I am satisfied with how Eddie and Venom believably decide to work together to defeat the villain Riot, who intends to return (via his host Drake’s manufactured rocket ship) to his place of origin in outer space and retrieve millions of more symbiotes.  Why does he do this?  Well, to bring back and take over earth completely with his own kind, of course– a cliche of a plot if ever there was one.  Frankly, I didn’t care.  The main characters and creative visuals are all that really matter here.

There is some racism in the film, most unfortunately.  The protagonist and his girlfriend are white, while the villain (Drake) is portrayed by a dark-skinned, albeit beautiful, man of Pakistani descent (Ahmed).  A thuggish store robber is played by a Latino man, very much a stereotype.  When there is more interchangeability of roles in movies, such as where superheroes and their leading love interests are portrayed by people of color and said people of color aren’t relegated yet again to so often playing unseemly stereotypes, the movie industry will have made further progress towards representing real people in the real world more.   This was no ground breaker film by any means like, say, BLACK PANTHER was.  We still have quite a ways to go.

The universal, existential struggle of wrestling with one’s own inner darkness and, if one so chooses, getting to know and work with it for the good is both an ageless myth and reality.  I very much enjoyed this latest telling of it in the dark hero movie VENOM, even though the script is often predictable and unoriginal and racism reared its too familiar, ugly head in places, far uglier than VENOM.  Tom Hardy, who is particularly adept at playing mentally disturbed leading men, successfully carried the film and its deeply relatable premise.


This middle aged queen thoroughly enjoyed the movie CRAZY RICH ASIANS. A believable romantic chemistry flows between the two pulchritudinous leads, Henry Golding as the dashing, wealthy Nick Young and Constance Wu as the pretty, often star-struck Rachel Chu. Tasty looking food is periodically presented amidst a steady stream of luscious scenery, both indoors and outside.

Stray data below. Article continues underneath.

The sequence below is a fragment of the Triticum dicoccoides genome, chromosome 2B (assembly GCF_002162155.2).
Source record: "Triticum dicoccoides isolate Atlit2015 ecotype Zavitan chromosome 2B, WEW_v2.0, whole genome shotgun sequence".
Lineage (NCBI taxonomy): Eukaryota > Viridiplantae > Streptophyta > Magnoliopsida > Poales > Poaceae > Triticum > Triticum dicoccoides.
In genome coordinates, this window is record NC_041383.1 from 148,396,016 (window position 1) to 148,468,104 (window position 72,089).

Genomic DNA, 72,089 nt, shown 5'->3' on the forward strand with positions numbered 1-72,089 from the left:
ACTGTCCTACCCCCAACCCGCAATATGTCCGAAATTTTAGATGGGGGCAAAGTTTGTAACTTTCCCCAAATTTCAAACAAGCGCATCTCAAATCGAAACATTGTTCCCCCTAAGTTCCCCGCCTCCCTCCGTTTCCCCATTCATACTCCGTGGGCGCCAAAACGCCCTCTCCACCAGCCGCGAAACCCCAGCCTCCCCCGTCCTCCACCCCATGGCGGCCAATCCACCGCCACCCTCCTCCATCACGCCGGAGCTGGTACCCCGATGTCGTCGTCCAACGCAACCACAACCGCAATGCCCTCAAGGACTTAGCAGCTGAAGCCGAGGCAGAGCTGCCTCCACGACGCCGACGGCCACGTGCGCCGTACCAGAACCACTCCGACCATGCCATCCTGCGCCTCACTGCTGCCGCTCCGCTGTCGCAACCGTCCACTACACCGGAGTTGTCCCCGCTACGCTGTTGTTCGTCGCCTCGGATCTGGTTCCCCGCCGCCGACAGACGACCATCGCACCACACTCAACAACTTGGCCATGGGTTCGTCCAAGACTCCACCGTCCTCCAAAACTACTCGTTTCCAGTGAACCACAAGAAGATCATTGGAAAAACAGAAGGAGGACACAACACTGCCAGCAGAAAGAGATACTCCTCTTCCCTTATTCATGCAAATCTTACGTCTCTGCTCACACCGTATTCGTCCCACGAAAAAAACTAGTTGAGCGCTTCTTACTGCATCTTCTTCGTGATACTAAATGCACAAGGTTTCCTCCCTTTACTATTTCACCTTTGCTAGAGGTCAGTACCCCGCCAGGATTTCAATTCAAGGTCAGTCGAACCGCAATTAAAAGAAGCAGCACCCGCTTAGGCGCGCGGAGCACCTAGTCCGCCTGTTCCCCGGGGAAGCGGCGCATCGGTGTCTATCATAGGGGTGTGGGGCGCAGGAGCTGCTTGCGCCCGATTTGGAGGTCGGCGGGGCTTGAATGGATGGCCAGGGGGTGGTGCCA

The cast often wore beautiful, stylish wardrobe choices. Clothing indicated character. One particularly obnoxious, sexist individual, a serious partier and old acquaintance of Nick’s, dresses tackily in a heavy gold chain necklace over an open shirt, revealing a chest that I found was nothing to write home about. In the movie, this man, whose name I’ve forgotten, represents the coarse, excessive side of wealth that many succumb to when given such privilege. Then there is Astrid, the second leading woman. This first cousin of Nick’s, like a sister to him, expresses poise, grace, and deep concern about public appearances as she walks like a model across a hotel lobby within a simple (silk?) dress in her introductory scene. While Nick looks great in everything over (and off) his skin, when he dons a tux, he transforms into the ultimate handsome lover. Rachel speaks this thought aloud when she tells him he should always wear a tux no matter what he’s doing. These are but a few examples of how clothes make the person in this movie.

Visual appearances aside, family drama occurs in just the right dose to keep things moving along, albeit predictably, but also pleasantly and poignantly.

Often, the movie has a fun ’40s, ’50s, and ’60s feel to it, enhanced by some fabulous singing and music in a few glamorous party scenes and an incredibly sumptuous, yet tasteful and moving wedding scene. The party music has a lounge sound to it, which I particularly enjoy.

I have always been intrigued by Asian cultures and this film is an interesting window into very wealthy Singaporean Chinese society.  In sum, I got what I signed up for: good, escapist fun for a few hours into a world totally foreign to and different from my own.